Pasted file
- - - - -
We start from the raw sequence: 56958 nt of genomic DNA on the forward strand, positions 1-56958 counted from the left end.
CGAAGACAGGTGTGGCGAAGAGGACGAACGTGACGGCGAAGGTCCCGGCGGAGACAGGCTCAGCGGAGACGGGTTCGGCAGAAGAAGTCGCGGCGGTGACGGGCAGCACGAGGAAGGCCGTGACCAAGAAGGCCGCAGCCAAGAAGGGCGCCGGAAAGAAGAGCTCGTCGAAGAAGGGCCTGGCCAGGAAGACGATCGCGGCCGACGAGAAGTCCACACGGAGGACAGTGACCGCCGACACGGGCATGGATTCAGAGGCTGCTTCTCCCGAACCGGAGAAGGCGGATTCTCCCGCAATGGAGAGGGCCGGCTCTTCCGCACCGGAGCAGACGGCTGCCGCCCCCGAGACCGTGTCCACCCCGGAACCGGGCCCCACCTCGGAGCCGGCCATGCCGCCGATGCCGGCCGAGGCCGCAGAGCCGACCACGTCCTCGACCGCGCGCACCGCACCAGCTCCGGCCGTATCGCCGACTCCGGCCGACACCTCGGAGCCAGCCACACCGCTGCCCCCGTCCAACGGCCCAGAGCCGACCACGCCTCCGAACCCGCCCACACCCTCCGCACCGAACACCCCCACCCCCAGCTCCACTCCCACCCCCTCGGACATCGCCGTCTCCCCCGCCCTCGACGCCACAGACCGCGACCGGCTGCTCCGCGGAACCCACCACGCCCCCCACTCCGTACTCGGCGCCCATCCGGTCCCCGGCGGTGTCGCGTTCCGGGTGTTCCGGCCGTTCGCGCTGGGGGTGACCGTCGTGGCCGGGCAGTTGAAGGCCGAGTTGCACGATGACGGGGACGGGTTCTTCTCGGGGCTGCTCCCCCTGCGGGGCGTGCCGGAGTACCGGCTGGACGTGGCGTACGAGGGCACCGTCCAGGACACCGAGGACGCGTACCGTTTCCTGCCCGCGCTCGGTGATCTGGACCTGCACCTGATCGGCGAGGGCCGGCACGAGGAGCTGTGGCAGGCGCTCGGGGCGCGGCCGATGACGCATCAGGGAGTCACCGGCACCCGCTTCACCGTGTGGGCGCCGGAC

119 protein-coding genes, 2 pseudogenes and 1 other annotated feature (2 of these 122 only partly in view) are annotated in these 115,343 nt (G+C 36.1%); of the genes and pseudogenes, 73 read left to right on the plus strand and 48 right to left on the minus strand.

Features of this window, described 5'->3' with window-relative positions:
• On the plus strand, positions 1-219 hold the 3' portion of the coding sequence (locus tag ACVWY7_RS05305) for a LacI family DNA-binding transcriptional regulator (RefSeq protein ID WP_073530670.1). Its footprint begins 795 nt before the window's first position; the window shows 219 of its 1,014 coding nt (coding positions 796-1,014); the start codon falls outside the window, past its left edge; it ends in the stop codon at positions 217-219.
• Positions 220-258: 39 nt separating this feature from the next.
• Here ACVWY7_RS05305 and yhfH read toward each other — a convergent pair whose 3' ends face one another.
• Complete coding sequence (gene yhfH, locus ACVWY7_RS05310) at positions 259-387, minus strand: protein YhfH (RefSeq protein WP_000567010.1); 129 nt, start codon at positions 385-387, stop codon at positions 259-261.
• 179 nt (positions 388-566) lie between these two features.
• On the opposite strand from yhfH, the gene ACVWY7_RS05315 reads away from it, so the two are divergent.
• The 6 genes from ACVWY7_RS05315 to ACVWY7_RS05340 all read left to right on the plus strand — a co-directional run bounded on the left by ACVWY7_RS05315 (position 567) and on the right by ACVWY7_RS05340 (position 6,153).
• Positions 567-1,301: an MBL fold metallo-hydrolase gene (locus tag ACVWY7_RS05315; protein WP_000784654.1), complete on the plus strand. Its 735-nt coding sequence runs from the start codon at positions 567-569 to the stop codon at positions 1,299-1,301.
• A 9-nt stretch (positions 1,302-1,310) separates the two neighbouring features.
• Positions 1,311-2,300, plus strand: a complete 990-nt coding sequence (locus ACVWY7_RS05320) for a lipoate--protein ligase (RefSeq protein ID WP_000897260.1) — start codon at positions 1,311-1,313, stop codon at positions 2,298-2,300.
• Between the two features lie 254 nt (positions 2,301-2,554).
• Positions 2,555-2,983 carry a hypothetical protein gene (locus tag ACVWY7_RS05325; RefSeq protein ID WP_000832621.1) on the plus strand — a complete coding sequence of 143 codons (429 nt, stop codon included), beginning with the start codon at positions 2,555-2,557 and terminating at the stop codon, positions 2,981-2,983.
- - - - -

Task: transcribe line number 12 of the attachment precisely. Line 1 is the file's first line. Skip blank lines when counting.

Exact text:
• Positions 567-1,301: an MBL fold metallo-hydrolase gene (locus tag ACVWY7_RS05315; protein WP_000784654.1), complete on the plus strand. Its 735-nt coding sequence runs from the start codon at positions 567-569 to the stop codon at positions 1,299-1,301.